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A newly planted vineyard on a rural property.

Grape Production Resources

Quality wine grapes can be grown in South Dakota with careful attention to growing site, cultivar selection and production techniques. View selected information available from SDSU Extension and other sources that will help you in deciding whether grape growing is for you, and to grow quality fruit.

Producer unloading fresh, farm-grown produce from a delivery truck at a super market.

Requirements for Selling Food to Retail in South Dakota

Now more than ever, we are seeing food processors and entrepreneurs in South Dakota bringing their food products, not only to farmers markets, but also to retail stores. This article provides regulatory guidance and outlines the necessary steps required to allow for the sale of foods to retail stores.

Young producers sampling produce outside a field with a young mother and her daughter.

Discussing Food and Agriculture in South Dakota: A Guide for Community Leaders

Food production and farming are issues that operate at the complex pivot point of where ecology and nature meet the marketplace and political systems. The way agriculturalists and communities handle their resources, both individually, and collectively, depends on their collective vision for the future.

people shopping at a farmer's market

Requirements for Food Entrepreneurs Selling Food in South Dakota

Throughout the country and in the state of South Dakota, people are showing more interest in selling their own food products and starting their own business

collection of pressure canned food

Water Bathing vs. Pressure Canning

Water bathing and pressure canning are two common ways to preserve foods by canning. These techniques use heat processing to preserve foods, and which technique you use depends on the acidity of the food.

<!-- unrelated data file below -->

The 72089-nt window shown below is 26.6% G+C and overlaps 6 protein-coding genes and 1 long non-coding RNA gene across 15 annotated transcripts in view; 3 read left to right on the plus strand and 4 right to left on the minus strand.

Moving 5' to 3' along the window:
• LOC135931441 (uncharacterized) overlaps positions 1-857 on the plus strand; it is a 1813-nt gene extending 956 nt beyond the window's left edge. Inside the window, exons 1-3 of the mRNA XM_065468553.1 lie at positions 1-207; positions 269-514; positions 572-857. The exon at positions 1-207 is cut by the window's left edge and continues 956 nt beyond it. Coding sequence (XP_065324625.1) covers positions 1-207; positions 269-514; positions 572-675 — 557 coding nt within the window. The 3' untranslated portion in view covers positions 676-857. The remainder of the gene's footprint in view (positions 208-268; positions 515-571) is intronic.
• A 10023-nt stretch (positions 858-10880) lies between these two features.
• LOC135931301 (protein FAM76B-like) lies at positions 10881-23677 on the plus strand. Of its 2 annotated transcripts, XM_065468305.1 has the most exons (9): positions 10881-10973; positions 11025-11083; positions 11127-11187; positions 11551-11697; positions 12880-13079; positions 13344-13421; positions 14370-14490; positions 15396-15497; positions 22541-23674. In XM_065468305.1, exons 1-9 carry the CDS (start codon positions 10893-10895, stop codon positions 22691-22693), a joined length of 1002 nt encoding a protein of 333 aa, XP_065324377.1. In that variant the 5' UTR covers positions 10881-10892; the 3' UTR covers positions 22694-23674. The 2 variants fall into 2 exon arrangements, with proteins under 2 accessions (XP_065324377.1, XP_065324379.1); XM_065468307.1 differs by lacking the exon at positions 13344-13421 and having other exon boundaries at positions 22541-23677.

A dial pressure canner gauge

Testing Dial Pressure Canner Gauges

For accuracy before use, it is recommended that dial gauges get tested each year. Gauges that read high cause under-processing and may result in unsafe food.

assorted fruits and vegetables on display at a farmer's market

Direct Marketing Alternatives for Fruit and Vegetable Growers

Direct marketing is beneficial to both growers and consumers. Growers increase their profits because they capture the retail price that consumers pay other markets.

bunches of fresh garden greens ready to eat

Container Gardens and CSAs

Just about all of us have room to grow a few vegetables, as long as you have some space where they can get good sun exposure for at least six hours a day. You don’t even have to have a garden!

freshly harvested leafy greens

Best Practices When Harvesting Leafy Greens for Market and Home

The harvesting of leafy greens to maintain quality and safety focuses on the key risk factors from the time harvest begins to selling at market. The food safety risk factors involve temperature, time, water, worker hygienic practices, and food contact surfaces.

woman wearing gloves preparing servings of vegetables. USDA Photo Courtesy of Bob Nichols.

Disposable Gloves: Guidelines for Food Handlers

Improper handling of food and poor personal hygiene by food handlers are leading causes of foodborne illness. Disposable gloves do not take the place of good hygiene and proper hand-washing.